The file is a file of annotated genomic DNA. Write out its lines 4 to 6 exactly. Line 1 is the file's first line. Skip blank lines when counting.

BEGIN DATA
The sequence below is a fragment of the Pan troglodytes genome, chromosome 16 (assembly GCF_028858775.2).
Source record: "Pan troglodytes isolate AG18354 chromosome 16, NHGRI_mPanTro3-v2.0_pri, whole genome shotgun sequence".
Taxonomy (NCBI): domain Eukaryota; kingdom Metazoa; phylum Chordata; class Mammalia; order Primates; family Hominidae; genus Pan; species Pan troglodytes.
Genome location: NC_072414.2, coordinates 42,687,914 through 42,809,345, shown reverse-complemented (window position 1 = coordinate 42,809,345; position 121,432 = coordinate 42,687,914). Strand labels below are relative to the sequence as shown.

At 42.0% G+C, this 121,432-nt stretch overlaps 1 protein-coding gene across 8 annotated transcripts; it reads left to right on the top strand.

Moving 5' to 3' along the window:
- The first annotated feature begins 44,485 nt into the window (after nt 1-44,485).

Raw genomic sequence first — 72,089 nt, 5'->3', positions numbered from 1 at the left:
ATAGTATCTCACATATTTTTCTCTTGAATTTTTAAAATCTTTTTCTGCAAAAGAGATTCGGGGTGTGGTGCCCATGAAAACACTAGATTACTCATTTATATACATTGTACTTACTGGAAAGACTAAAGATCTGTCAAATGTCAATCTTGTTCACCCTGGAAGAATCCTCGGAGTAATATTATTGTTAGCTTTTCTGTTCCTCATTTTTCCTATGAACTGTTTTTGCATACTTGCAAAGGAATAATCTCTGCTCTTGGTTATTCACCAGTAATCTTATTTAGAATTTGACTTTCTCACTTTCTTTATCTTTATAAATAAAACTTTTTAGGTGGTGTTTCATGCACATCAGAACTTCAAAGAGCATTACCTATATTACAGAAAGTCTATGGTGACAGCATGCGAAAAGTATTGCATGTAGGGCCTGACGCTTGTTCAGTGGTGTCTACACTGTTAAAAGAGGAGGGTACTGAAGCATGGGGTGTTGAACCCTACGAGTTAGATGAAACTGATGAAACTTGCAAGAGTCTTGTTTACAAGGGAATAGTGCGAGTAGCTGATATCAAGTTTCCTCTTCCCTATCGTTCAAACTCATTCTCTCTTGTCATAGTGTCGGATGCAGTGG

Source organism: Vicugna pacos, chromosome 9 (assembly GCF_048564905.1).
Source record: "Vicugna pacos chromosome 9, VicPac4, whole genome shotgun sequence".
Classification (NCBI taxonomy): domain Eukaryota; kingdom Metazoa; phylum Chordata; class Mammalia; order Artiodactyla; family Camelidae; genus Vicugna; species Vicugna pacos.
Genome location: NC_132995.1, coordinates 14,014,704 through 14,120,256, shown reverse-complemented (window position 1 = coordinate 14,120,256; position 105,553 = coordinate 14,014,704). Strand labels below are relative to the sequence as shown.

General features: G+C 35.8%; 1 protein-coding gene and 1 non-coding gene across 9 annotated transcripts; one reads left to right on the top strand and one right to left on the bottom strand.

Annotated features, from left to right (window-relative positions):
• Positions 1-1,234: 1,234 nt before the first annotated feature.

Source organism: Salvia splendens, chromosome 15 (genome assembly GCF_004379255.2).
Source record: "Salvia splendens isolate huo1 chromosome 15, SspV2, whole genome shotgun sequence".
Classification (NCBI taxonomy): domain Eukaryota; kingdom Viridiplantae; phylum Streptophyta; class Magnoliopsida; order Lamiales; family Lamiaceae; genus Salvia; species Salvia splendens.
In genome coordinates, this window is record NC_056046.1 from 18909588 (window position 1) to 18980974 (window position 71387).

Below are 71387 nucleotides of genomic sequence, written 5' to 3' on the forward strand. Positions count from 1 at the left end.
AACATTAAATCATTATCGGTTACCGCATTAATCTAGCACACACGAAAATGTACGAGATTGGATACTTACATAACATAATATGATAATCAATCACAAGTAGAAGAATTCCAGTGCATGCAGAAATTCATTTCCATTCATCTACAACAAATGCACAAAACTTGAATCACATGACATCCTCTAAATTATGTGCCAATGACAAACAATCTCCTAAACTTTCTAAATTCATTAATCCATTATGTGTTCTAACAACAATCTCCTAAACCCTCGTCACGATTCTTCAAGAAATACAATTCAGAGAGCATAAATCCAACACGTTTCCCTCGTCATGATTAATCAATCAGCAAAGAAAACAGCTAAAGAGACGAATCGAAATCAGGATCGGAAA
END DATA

Genome location: NC_072414.2, coordinates 42,687,914 through 42,809,345, shown reverse-complemented (window position 1 = coordinate 42,809,345; position 121,432 = coordinate 42,687,914). Strand labels below are relative to the sequence as shown.

At 42.0% G+C, this 121,432-nt stretch overlaps 1 protein-coding gene across 8 annotated transcripts; it reads left to right on the top strand.

Moving 5' to 3' along the window: